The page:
Place Value - Regrouping

Lessons for motivating and reinforcing place value concepts

Reformatted: January 2010


Motivating Regrouping

Method 1: Place Value Bankers

Overview: In this demonstration students will get to act out the roles of place holders.

Materials: place value blocks, or any manipulative to represent 1s, 10s, and 100s.

Background: This lesson was performed in a 1st-2nd grade multi-age setting. Before the demonstration many students were struggling with carrying and regrouping. Students were given a chance to be part of this activity on their own during individual practice time, and many chose to do so, saying that it was "fun." Within a few days after this, and other exercises, most students were regrouping with little difficulty. The teacher changed the activity terminology from bankers to "exchange wizards" to make it more fun.


In the Place Value Bank each teller works as a place holder. The bank needs at least 3 place holders for the 1s, 10s, and 100s. As a place holder, she must operate according to simple rules. She may accept deposits (addition) or withdraws (subtraction) of the place she is holding. However, she may never hold more than 9 (or less than 0) at a time. To follow these rules, she may make appropriate trades with the place holders that work with her. For example, the ones place holder may group ten ones and "carry" them to the tens place holder. The tens place holder may "borrow" ten tens, (a block of 100) from the hundreds place holder.

While the transactions are occurring, an accountant-scribe should write the steps on the value acting

Example 1: The bank has 372 units. Three 100s are held by Jeff, seven 10s are held by Alexis, and two 1s are held by Erika. Josh makes a deposit of 153. First Erika takes his three 1s to make a total of 5. Alexis takes his five 10s, which with her seven 10s makes twelve. She now has too many 10s so she bundles and "carries" ten of them (100) to Jeff. Josh deposits his one 100 with Jeff. Jeff's collection of 100s now totals 4.

Example 2: Simply reverse the steps mentioned so that Josh withdraws 153. For this to work, Alexis will have to "borrow" ten 10s from Jeff so that when Josh takes five from her twelve she still has seven.

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Method 2: Patterns

Purpose: The brilliance of place value is the way the same patterns work at any level so only a few patterns have to be learned.

Objective: Students will generalize carrying at any place by starting with small numbers that they already know.

Method: practice adding the same number in a sequence starting with small numbers. repeat this for numbers between 1 and 9. Once students have the idea, then move over one place value to the tens and repeat the same pattern. Once they have this move over to the hundreds. Once they have this pick a randon three digit number and mix all three levels.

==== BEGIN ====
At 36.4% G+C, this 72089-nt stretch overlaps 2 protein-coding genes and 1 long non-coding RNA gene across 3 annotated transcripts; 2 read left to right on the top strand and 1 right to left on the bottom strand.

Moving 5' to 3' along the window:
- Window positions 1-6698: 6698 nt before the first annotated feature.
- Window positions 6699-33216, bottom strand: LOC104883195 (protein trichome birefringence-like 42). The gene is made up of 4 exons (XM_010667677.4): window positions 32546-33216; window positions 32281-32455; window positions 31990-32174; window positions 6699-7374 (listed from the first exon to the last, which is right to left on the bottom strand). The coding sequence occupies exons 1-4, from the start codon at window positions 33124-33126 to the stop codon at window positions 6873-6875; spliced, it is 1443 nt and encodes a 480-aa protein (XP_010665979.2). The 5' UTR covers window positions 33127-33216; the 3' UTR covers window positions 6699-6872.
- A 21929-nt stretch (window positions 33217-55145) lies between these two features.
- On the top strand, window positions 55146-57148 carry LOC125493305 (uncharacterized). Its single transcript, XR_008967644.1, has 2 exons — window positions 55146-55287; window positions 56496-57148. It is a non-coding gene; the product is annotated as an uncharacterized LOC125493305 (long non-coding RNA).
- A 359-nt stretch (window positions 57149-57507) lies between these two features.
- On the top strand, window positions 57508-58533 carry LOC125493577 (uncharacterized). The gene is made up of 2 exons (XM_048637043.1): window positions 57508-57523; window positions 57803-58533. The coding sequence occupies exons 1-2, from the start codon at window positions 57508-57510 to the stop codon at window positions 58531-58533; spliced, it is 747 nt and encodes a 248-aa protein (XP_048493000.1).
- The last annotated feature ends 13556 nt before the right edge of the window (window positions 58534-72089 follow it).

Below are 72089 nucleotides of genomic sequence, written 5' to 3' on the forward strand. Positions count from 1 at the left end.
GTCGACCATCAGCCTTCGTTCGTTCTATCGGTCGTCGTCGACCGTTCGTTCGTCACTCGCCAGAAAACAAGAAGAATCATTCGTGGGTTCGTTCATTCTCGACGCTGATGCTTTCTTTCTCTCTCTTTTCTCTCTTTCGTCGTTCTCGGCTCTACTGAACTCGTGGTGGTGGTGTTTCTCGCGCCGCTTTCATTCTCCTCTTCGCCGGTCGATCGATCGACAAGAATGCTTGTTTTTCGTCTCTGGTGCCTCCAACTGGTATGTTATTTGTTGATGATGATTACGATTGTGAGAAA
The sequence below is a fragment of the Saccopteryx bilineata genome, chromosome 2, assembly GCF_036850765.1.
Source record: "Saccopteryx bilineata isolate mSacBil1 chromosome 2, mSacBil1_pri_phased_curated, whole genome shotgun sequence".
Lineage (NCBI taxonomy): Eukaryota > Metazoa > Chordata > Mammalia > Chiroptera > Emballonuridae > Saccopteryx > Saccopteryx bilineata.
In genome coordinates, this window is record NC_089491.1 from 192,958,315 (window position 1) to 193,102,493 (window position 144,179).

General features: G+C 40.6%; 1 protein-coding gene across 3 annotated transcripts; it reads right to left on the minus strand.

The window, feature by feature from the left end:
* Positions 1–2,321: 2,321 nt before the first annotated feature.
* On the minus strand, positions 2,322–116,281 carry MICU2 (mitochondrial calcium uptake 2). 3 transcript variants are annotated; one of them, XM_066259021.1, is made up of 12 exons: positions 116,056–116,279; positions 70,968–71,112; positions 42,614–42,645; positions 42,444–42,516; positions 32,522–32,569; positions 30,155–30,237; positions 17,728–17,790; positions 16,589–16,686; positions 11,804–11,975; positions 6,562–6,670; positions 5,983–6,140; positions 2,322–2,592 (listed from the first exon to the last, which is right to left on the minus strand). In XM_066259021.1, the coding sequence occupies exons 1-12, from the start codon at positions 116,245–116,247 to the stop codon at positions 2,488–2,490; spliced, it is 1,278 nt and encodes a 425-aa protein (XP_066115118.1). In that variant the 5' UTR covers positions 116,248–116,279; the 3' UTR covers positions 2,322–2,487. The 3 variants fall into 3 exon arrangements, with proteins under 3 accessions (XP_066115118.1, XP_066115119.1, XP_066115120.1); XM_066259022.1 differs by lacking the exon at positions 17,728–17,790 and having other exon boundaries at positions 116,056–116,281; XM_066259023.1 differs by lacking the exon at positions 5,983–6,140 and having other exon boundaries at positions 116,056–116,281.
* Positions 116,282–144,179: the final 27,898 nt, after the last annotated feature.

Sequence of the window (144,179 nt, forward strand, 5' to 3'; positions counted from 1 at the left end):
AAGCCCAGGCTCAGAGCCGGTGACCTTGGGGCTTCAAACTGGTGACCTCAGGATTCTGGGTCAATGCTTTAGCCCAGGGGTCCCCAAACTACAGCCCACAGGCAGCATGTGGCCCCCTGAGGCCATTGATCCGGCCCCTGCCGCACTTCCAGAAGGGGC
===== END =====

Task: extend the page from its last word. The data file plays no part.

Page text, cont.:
Example of the steps

Students should first get a lot of practice with the small numbers like the first column using different starting numbers, and adding different numbers.

Students should discuss what happens to the tens column at each step.


place value patterns

After doing the tens and hundreds patterns students should discuss whether the ones place was ever changed by the addition. Why not?

Students should discuss what happens to the higher place when a carry occurs.

When mixing the three columns together start with different digits. That way each column will produce a carry at a different time.

Reinforcing Carrying, Borrowing, and Regrouping

The Digit Matching Game

Objective: Students will practice carrying and borrowing by playing to match digits.

Materials: two spinners with the digits 0 through 9, or two dice where at least one die has the digits 0, 9, 8, and 7. (scoreboard)


The game starts by having each student pick a digit which will be their target through out the game. The starting number is then set to 500.

On each turn, the student spins both spinners and may either add or subtract, from the previous number, the digits he spins, in either order, with his goal being to produce his target digit.

He gets a point for each time he matches his target digit.

The answer may not go below 0 or above 1000, so addition or subtraction is required at the extremes.


Start of Game: Derek picks 3 and Sam picks 6.


Round 1: Derek spins a 2 and a 3. He adds 23 to the 500 to get 1 point for matching his 3.


Sam roles a 7 and a 5. She notices that if she subtracts 57 she can get twp points by matching her target digit of 6 twice.


Round 2: Derek spins a 7 and a 9. He notices that adding 97 would result in 563 giving Sam a point also. So he subtracts 79 to get a point for matching his 3


Sam roles a 3 and a 1. She subtracts 31 and gets at point for matching her target of 6. Which gives Derek a point also for the 3 in the 100s place.



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